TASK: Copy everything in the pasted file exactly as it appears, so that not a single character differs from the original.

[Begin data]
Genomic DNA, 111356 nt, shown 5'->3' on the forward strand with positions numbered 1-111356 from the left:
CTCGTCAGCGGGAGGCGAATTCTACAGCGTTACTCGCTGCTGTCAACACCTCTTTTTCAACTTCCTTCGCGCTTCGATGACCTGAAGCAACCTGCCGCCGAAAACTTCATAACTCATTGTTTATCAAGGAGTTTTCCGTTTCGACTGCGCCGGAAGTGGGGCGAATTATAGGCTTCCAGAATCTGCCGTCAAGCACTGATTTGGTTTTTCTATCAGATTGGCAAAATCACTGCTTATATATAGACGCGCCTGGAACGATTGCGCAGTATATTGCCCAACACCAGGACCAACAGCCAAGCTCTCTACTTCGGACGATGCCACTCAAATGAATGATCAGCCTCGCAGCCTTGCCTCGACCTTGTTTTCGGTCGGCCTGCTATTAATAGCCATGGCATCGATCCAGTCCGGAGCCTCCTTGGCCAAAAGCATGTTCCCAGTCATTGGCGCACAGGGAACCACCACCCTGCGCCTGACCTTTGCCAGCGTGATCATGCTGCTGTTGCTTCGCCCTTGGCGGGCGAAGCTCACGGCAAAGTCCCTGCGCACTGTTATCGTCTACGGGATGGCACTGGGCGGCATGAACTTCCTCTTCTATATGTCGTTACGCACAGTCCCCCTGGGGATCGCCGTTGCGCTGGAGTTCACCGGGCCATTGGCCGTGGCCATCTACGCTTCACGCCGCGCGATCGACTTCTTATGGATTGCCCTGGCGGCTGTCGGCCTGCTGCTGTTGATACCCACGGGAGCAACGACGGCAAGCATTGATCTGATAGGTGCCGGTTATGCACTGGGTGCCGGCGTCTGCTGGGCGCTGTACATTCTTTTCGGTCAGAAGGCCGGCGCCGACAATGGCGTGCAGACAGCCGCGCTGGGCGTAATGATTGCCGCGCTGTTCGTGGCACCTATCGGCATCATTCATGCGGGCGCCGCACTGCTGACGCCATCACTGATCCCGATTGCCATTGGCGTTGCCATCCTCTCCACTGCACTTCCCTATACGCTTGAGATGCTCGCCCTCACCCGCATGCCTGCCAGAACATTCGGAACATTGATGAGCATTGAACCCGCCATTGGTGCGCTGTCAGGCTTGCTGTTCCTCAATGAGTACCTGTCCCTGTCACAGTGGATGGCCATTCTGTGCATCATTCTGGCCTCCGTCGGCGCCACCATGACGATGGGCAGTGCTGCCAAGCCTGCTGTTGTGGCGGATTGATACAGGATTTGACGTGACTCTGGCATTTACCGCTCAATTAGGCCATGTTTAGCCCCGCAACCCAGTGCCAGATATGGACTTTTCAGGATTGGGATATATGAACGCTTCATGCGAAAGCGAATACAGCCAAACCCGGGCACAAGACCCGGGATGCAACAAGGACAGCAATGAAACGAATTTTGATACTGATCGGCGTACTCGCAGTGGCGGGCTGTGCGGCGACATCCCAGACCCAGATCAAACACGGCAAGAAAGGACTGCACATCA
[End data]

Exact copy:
Genomic DNA, 111356 nt, shown 5'->3' on the forward strand with positions numbered 1-111356 from the left:
CTCGTCAGCGGGAGGCGAATTCTACAGCGTTACTCGCTGCTGTCAACACCTCTTTTTCAACTTCCTTCGCGCTTCGATGACCTGAAGCAACCTGCCGCCGAAAACTTCATAACTCATTGTTTATCAAGGAGTTTTCCGTTTCGACTGCGCCGGAAGTGGGGCGAATTATAGGCTTCCAGAATCTGCCGTCAAGCACTGATTTGGTTTTTCTATCAGATTGGCAAAATCACTGCTTATATATAGACGCGCCTGGAACGATTGCGCAGTATATTGCCCAACACCAGGACCAACAGCCAAGCTCTCTACTTCGGACGATGCCACTCAAATGAATGATCAGCCTCGCAGCCTTGCCTCGACCTTGTTTTCGGTCGGCCTGCTATTAATAGCCATGGCATCGATCCAGTCCGGAGCCTCCTTGGCCAAAAGCATGTTCCCAGTCATTGGCGCACAGGGAACCACCACCCTGCGCCTGACCTTTGCCAGCGTGATCATGCTGCTGTTGCTTCGCCCTTGGCGGGCGAAGCTCACGGCAAAGTCCCTGCGCACTGTTATCGTCTACGGGATGGCACTGGGCGGCATGAACTTCCTCTTCTATATGTCGTTACGCACAGTCCCCCTGGGGATCGCCGTTGCGCTGGAGTTCACCGGGCCATTGGCCGTGGCCATCTACGCTTCACGCCGCGCGATCGACTTCTTATGGATTGCCCTGGCGGCTGTCGGCCTGCTGCTGTTGATACCCACGGGAGCAACGACGGCAAGCATTGATCTGATAGGTGCCGGTTATGCACTGGGTGCCGGCGTCTGCTGGGCGCTGTACATTCTTTTCGGTCAGAAGGCCGGCGCCGACAATGGCGTGCAGACAGCCGCGCTGGGCGTAATGATTGCCGCGCTGTTCGTGGCACCTATCGGCATCATTCATGCGGGCGCCGCACTGCTGACGCCATCACTGATCCCGATTGCCATTGGCGTTGCCATCCTCTCCACTGCACTTCCCTATACGCTTGAGATGCTCGCCCTCACCCGCATGCCTGCCAGAACATTCGGAACATTGATGAGCATTGAACCCGCCATTGGTGCGCTGTCAGGCTTGCTGTTCCTCAATGAGTACCTGTCCCTGTCACAGTGGATGGCCATTCTGTGCATCATTCTGGCCTCCGTCGGCGCCACCATGACGATGGGCAGTGCTGCCAAGCCTGCTGTTGTGGCGGATTGATACAGGATTTGACGTGACTCTGGCATTTACCGCTCAATTAGGCCATGTTTAGCCCCGCAACCCAGTGCCAGATATGGACTTTTCAGGATTGGGATATATGAACGCTTCATGCGAAAGCGAATACAGCCAAACCCGGGCACAAGACCCGGGATGCAACAAGGACAGCAATGAAACGAATTTTGATACTGATCGGCGTACTCGCAGTGGCGGGCTGTGCGGCGACATCCCAGACCCAGATCAAACACGGCAAGAAAGGACTGCACATCA